Nicaila: Wedding planning has been interesting to say the least. It’s almost like having a third job! But it has also been fun to see how excited our friends and family are to celebrate with us. Their energy keeps things in perspective when we (OK, just me) are tempted to overthink stationery or linens.
Muoyo: Although it can be overwhelming at times to keep track of all the moving parts, we both know that at the end of the day we’re going to make it happen and it will be beautiful.
SB: In what ways do you both have similar entrepreneurial traits and in what ways are you different as entrepreneurs?
Nicaila: Well, the biggest difference right now is that one of us is a full-time entrepreneur (Muoyo) and one of us is still side hustling (me). So we face different things in our day-to-day. For me, I have to push through when I’m drained after a long day of working one job and come home to start working on my other job.
The good thing is that Muoyo already experienced the side hustle life. So he’s there to encourage me to keep pushing when I’m having a rough patch.
Muoyo: We have similar goals and aspirations for our life and family. When we see our future, we envision being able to work from anywhere in the world (and not have to worry about having enough vacation days!). It helps a lot that we are on the same page.
Nicaila: We are also different in our approaches and styles. Although we are both action oriented, I take my time going through learning new things and take a bit longer to act. Muoyo will learn something and be ready to start a new business that week. But as a result he learns a lot quickly.
SB: What is the most important thing your partner has taught you?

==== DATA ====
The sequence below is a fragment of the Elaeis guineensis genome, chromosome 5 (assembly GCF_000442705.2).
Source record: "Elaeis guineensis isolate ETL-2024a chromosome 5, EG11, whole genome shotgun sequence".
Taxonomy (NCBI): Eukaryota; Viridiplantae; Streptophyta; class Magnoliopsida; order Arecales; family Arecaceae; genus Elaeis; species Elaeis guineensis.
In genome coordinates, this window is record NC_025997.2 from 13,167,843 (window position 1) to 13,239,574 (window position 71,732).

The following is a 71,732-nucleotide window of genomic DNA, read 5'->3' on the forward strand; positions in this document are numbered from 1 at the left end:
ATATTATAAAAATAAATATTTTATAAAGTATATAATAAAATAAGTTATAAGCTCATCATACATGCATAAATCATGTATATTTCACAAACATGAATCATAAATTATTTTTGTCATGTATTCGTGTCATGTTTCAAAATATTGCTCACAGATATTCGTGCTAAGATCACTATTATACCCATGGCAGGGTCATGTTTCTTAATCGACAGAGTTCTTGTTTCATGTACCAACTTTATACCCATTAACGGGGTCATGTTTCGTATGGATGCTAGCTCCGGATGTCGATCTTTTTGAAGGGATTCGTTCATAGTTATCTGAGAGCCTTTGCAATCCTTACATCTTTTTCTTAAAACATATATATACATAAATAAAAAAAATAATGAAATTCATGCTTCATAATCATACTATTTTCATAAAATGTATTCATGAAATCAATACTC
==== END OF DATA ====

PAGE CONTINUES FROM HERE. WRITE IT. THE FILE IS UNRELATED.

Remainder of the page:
Nicaila: To relax. It’s a work in progress and practice, but when I’m tempted to freak out or have irrational fears about a new challenge in my life, I hear Muoyo’s voice telling me that it’s going to be OK and that, “every problem has a solution.”
Muoyo: One thing I really admire about Nicki is her ability to set up systems and follow them through in order to get things done. She is very detail oriented and though it probably still isn’t a strength of mine, I like to think I’ve improved since we first met.
SB: What is the most important thing to remember when in a relationship with an entrepreneur?
Muoyo: When you’re an entrepreneur, the work never really ends. You could keep working all night if you wanted to. We’ve learned that we have to make sure to set aside and prioritize time to together despite the demands of business. That means being intentional about keeping date night on the calendar and not letting our laptops and cell phones creep in on our couple time.
It’s also important to understand the highs and lows that an entrepreneur will go through and to be there for each other through it all.
SB: What advice do you have for aspiring entrepreneurs?
Nicaila: Start with a side hustle. There’s no reason to be broke and stressed while you’re still figuring things out if you don’t have to. Because, as one of my recent guests Kim Lewis shared on the Side Hustle Pro podcast, “If you can’t run a side hustle, you can’t run a business.”
Muoyo: Zero in on the problem you are solving and what you want to offer the market and then become a master of your craft. Wherever you are now, it’s a midpoint, not an endpoint. We all have limitless ability to learn and improve if you are willing to put in the work.